“Closer to Selling”, the first ever conference to be hosted by Fatex, was a hit with the show’s visitors, many of whom are trying to find their bearings in a fast-changing market. With an overall turnout of 968, the atmosphere at the show was calm but industrious.
A great success: Closer to Selling, the FATEX sourcing symposium
The Closer to Selling sourcing symposium was a driving force from day one of the show, attracting large numbers. Devoted to the latest industry news and forecasts, the event was a sellout. The talks, led by a first-class panel of sourcing experts, were attended by over 150 buyers from across the sector, avid for information on new sourcing practices and regulations: meeting consumer demand; are there any new ways to approach sourcing? If so, where and what should businesses be sourcing in future years? It was very clear throughout the afternoon that market demands are a top priority for buyers.
Guest speakers, including representatives from Pierre Cardin Jeanswear, juststyle.com, Kurt Salmon, Michaelis & Profuomo, Nash Int., BTI, Modint and the International Apparel Federation, shared their professional experience, key market figures, recipes for stress-free and efficient sourcing, and a broad outlook on the future of sourcing. See the appendix for a full report on this information-packed event – a must-read.
FATEX visitors: largely French and highly focused
The show welcomed 968 visitors – fewer than in 2013 – and gave priority to those visiting exclusively to do business, launch projects, follow up or chase up orders, or simply browse the show’s offer. With a very different set-up to last year’s show, FATEX took place from 3 to 5 July, opening its doors a day ahead of the other fashion events held at Porte de Versailles and closing at the busiest time of the weekend. It was therefore unable to benefit fully from the synergy between the events, as it did in 2013. The lower visitor numbers are also a reflection of the tough economic climate, and sweeping changes in the sourcing landscape, in particular the changing role of China.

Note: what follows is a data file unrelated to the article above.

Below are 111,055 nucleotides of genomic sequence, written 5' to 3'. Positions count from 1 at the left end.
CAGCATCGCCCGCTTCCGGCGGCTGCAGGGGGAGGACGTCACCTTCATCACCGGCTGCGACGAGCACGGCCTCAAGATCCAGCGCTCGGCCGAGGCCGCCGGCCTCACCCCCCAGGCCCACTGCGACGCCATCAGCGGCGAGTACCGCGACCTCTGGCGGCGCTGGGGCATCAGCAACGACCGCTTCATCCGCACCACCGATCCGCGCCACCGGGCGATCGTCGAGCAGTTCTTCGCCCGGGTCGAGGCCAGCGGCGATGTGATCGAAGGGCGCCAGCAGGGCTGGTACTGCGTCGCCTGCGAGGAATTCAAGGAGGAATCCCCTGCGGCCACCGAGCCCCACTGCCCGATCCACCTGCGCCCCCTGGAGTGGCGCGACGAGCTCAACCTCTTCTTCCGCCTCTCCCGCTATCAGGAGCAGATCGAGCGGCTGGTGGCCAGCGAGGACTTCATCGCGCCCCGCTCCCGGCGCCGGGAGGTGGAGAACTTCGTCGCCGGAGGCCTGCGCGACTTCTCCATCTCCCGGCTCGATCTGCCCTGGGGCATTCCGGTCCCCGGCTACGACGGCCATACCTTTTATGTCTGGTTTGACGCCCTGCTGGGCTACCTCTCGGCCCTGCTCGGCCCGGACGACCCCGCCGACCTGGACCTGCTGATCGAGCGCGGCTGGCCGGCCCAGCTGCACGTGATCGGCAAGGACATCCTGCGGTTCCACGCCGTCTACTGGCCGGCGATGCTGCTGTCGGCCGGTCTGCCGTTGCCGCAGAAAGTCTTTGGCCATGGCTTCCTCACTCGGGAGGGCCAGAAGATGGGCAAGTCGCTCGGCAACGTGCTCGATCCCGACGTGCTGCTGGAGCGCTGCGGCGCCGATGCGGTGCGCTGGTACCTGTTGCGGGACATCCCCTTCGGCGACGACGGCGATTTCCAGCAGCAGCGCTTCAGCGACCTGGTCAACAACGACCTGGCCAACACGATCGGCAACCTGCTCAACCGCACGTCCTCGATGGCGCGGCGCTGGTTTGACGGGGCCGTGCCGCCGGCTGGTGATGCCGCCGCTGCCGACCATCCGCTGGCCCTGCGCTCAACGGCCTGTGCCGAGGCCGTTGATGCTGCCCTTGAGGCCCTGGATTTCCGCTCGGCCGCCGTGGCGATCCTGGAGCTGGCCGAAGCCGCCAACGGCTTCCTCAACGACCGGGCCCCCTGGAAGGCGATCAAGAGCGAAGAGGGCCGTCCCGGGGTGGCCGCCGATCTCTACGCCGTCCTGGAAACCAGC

On closer analysis, however, the visitor profile was of the highest quality. Production managers and decision-makers from all the key brands – for whom the show has become a must-attend event – were out in force as usual. A visitor profile of this calibre is highly attractive to exhibitors because, in the manufacturing industry, one or two orders from large commercial buyers can make their participation in the show profitable and saturate their production capacity.
Despite the industry’s increased familiarity with Chinese manufacturing (largely the result of previous FATEX editions), there was an unexpectedly high domestic attendance at this year’s show, with French visitors representing 63% of the overall turnout.
TOP 3: Spain - Belgium - Italy
There was little variation in attendance from Spain and Belgium, whose manufacturers visit every year to see what new products are on offer. Italy, on the other hand, which is usually by far the top visiting nation, saw a drop in attendance that reflects the country’s current economic climate.
All FATEX 2014 attendees had clearly defined objectives: projects to get off the ground, restocking, new products to see, new suppliers to find; discussing future orders with existing partners, discovering new techniques, manufacturing processes or follow-up collections – in short, being proactive and keeping abreast of the market. A hit with the visitors:
• full-package manufacturing offering well-designed, almost store-ready “house” collections,
• manufacturers with a definite speciality, such as cashmere, denim or leather,
• new sourcing zones: visitors showed considerable interest in Vietnam, placing a large number of requests for samples and quotes. The Vietnam Forum, supported by the CBI of the Ministry of Foreign Affairs of the Netherlands, which outlined the key features of the Vietnamese market, contributed significantly to their success,
• Genedi, an Egyptian knitwear manufacturer specialising in men’s sportswear, expressed their satisfaction at having met serious buyers proposing sound projects – buyers who were themselves happy to be reconnecting with the Egyptian textiles industry.
There was also a great deal of interest in moving upmarket – buyers were attracted by offers nearer the middle of the range –, as well as an increasing number of requests for lower minimum orders.